STEVE: Again, we have a level of similarity. We see projects measured in four separate outcomes: Cost control – were we able to do this at what we thought internally and externally? Availability – You have to have an availability SLA to the organization. Is that 100% or is it a combination of 9’s or does it vary per project and application?

DENISE: It varies per project. Our Epic is at 99.99%. We perform better than that usually. STEVE: Agility is one of ours as well – did the client become more agile. And of course, risk mitigation, and I would have to think that’s awfully high on the list here. There are some places where a system can fail, but this is just simply not one of them.


Question #4: Best part and worst part about working in the Central Ohio information technology community?

DENISE: I think it’s great that we’re really growing, really developing and bringing in new IT businesses. It feels like it’s just a thriving, exciting place to be from an IT perspective. We have a lot of startups, doing a lot of cool things and a lot of fun people to talk to about research and innovations. Of course, I think it’s a great community to live in too. The downside is it’s making resources really tight.

It means growth, the economic development for the city which we want, so we just have to do better at figuring out how to bring the talent into the city, how to get kids out of school, get them jobs quicker. I think just maybe we have been spoiled, and now it’s getting a little more challenging. Also, the pool of resource that is shrinking is at the senior-level, experienced staff. They are commanding really high salaries, so it becomes pretty competitive to get them. We have taken some chances with some new hires that we think are just really smart and we think can learn fast and that’s worked out well. Now you have to take all available avenues to get the jobs filled.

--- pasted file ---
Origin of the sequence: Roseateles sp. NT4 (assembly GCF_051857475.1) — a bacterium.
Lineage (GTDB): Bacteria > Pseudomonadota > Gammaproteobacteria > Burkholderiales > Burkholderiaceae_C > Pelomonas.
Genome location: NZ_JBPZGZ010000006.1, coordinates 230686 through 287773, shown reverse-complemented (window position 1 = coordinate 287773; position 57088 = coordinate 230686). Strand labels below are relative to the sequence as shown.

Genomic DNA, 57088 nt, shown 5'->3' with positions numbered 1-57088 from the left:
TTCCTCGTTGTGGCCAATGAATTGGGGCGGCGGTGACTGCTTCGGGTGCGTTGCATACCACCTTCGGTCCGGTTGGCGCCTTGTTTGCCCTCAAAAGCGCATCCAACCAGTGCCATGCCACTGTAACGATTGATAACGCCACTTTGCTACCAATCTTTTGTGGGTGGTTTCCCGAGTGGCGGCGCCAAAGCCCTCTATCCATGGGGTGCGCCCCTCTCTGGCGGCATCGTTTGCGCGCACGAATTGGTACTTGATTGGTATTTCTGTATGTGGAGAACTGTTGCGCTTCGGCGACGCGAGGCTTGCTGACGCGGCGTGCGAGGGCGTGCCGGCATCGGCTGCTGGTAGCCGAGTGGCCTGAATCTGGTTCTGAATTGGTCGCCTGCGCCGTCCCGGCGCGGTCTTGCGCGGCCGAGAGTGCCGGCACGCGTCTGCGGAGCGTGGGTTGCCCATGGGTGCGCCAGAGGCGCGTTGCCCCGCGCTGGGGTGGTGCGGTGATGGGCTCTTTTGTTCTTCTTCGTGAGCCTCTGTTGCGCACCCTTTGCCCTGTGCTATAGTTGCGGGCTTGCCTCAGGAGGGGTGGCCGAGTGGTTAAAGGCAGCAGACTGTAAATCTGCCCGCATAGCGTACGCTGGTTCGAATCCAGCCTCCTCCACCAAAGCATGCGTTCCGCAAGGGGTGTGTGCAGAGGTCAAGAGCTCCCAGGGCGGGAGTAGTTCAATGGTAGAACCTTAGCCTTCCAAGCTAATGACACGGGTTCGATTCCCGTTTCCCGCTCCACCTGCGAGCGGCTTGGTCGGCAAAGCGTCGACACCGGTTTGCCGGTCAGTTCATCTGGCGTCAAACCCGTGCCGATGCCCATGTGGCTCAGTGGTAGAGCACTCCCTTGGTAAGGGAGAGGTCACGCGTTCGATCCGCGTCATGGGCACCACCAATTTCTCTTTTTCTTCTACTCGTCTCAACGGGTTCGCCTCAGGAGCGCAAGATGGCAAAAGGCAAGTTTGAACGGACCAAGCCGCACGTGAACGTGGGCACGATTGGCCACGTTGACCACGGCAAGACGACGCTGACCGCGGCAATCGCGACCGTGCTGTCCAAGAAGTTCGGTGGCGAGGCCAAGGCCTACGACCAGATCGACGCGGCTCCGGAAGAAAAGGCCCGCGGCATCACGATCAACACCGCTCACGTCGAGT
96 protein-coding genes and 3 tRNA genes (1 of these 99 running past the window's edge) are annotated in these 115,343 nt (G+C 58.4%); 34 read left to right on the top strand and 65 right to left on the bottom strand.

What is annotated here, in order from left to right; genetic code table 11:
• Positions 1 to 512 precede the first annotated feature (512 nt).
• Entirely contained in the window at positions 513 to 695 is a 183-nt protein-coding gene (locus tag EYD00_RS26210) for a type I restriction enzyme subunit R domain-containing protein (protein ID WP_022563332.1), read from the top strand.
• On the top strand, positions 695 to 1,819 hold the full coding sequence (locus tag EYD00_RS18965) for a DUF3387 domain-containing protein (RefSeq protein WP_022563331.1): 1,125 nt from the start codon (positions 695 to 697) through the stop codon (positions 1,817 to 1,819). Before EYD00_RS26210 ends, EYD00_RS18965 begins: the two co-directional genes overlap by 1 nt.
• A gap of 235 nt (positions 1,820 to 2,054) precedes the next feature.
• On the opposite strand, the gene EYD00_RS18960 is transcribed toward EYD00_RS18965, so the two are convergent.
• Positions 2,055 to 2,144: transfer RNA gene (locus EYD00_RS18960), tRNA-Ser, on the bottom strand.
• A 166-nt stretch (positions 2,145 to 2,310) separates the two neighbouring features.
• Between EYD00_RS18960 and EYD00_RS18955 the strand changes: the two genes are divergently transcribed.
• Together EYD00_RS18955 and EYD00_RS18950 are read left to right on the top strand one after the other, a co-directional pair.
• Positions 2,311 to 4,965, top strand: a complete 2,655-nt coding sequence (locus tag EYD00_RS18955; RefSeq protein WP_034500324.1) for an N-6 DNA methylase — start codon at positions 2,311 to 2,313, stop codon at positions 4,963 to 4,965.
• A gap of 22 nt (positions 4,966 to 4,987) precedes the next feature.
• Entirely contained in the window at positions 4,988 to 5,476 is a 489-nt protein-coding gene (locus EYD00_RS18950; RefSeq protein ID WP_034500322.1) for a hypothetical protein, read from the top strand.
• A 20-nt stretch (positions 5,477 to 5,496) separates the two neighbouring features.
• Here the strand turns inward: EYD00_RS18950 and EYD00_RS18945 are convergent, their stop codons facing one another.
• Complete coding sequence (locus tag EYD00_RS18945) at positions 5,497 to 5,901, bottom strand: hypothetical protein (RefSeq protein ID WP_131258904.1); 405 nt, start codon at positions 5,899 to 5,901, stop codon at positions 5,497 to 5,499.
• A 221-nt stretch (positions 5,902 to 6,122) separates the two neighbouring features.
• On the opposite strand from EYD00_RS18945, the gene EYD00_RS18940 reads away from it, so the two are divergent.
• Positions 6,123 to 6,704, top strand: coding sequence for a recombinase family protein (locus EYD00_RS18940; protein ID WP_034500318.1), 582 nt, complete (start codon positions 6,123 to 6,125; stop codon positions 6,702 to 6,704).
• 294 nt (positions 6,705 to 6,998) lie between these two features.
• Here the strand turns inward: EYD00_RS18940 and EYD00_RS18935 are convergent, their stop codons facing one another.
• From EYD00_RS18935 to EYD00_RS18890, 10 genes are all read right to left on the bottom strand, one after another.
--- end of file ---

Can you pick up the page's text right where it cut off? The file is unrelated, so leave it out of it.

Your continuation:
Question #5: Professionally what makes you the most happy?

DENISE: It’s crazy, but I just love new challenges, new projects. I mean, I’m constantly stressed out, but when there’s not anything new and exciting going on, I’m like ‘OK, what should I be working on (laughing)?’ Not that I don’t have plenty to do but – and I think that’s what’s kept me here and in healthcare. It’s just always something new to learn, something new to deploy.